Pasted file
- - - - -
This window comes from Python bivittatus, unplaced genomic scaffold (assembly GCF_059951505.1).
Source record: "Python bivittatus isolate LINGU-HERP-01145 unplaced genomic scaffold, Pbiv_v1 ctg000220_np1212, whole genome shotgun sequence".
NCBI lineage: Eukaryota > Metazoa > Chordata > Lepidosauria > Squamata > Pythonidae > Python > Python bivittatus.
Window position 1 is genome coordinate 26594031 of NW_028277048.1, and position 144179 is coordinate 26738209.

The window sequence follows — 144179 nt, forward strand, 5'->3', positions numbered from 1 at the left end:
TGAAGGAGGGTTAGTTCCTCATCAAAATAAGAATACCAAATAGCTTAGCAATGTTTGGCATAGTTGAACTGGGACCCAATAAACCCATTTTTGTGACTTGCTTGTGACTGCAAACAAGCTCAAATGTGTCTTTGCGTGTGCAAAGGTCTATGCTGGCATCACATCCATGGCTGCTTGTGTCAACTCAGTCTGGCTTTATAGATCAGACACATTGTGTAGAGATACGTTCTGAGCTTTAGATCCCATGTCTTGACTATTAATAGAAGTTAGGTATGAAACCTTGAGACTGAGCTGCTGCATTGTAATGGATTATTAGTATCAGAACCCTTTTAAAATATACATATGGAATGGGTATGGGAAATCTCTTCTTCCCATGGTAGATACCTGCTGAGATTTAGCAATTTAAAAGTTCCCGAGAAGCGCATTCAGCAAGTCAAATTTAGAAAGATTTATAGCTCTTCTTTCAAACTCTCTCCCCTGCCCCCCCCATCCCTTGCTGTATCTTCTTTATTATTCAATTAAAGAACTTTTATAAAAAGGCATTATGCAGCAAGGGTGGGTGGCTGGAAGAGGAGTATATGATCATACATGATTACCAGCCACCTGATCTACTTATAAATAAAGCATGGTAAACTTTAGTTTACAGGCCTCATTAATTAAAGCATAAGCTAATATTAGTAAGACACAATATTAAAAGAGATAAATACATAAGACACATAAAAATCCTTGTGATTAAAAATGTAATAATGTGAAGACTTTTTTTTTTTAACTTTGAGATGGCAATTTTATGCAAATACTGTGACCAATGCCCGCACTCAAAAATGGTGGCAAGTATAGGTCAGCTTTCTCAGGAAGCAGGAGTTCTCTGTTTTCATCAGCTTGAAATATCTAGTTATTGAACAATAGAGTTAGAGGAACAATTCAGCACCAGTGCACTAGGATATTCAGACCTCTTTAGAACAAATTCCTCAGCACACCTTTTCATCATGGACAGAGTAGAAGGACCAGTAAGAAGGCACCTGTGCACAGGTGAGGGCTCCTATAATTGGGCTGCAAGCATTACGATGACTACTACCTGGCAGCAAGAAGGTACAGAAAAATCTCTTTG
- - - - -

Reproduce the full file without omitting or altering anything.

This window comes from Python bivittatus, unplaced genomic scaffold (assembly GCF_059951505.1).
Source record: "Python bivittatus isolate LINGU-HERP-01145 unplaced genomic scaffold, Pbiv_v1 ctg000220_np1212, whole genome shotgun sequence".
NCBI lineage: Eukaryota > Metazoa > Chordata > Lepidosauria > Squamata > Pythonidae > Python > Python bivittatus.
Window position 1 is genome coordinate 26594031 of NW_028277048.1, and position 144179 is coordinate 26738209.

The window sequence follows — 144179 nt, forward strand, 5'->3', positions numbered from 1 at the left end:
TGAAGGAGGGTTAGTTCCTCATCAAAATAAGAATACCAAATAGCTTAGCAATGTTTGGCATAGTTGAACTGGGACCCAATAAACCCATTTTTGTGACTTGCTTGTGACTGCAAACAAGCTCAAATGTGTCTTTGCGTGTGCAAAGGTCTATGCTGGCATCACATCCATGGCTGCTTGTGTCAACTCAGTCTGGCTTTATAGATCAGACACATTGTGTAGAGATACGTTCTGAGCTTTAGATCCCATGTCTTGACTATTAATAGAAGTTAGGTATGAAACCTTGAGACTGAGCTGCTGCATTGTAATGGATTATTAGTATCAGAACCCTTTTAAAATATACATATGGAATGGGTATGGGAAATCTCTTCTTCCCATGGTAGATACCTGCTGAGATTTAGCAATTTAAAAGTTCCCGAGAAGCGCATTCAGCAAGTCAAATTTAGAAAGATTTATAGCTCTTCTTTCAAACTCTCTCCCCTGCCCCCCCCATCCCTTGCTGTATCTTCTTTATTATTCAATTAAAGAACTTTTATAAAAAGGCATTATGCAGCAAGGGTGGGTGGCTGGAAGAGGAGTATATGATCATACATGATTACCAGCCACCTGATCTACTTATAAATAAAGCATGGTAAACTTTAGTTTACAGGCCTCATTAATTAAAGCATAAGCTAATATTAGTAAGACACAATATTAAAAGAGATAAATACATAAGACACATAAAAATCCTTGTGATTAAAAATGTAATAATGTGAAGACTTTTTTTTTTTAACTTTGAGATGGCAATTTTATGCAAATACTGTGACCAATGCCCGCACTCAAAAATGGTGGCAAGTATAGGTCAGCTTTCTCAGGAAGCAGGAGTTCTCTGTTTTCATCAGCTTGAAATATCTAGTTATTGAACAATAGAGTTAGAGGAACAATTCAGCACCAGTGCACTAGGATATTCAGACCTCTTTAGAACAAATTCCTCAGCACACCTTTTCATCATGGACAGAGTAGAAGGACCAGTAAGAAGGCACCTGTGCACAGGTGAGGGCTCCTATAATTGGGCTGCAAGCATTACGATGACTACTACCTGGCAGCAAGAAGGTACAGAAAAATCTCTTTG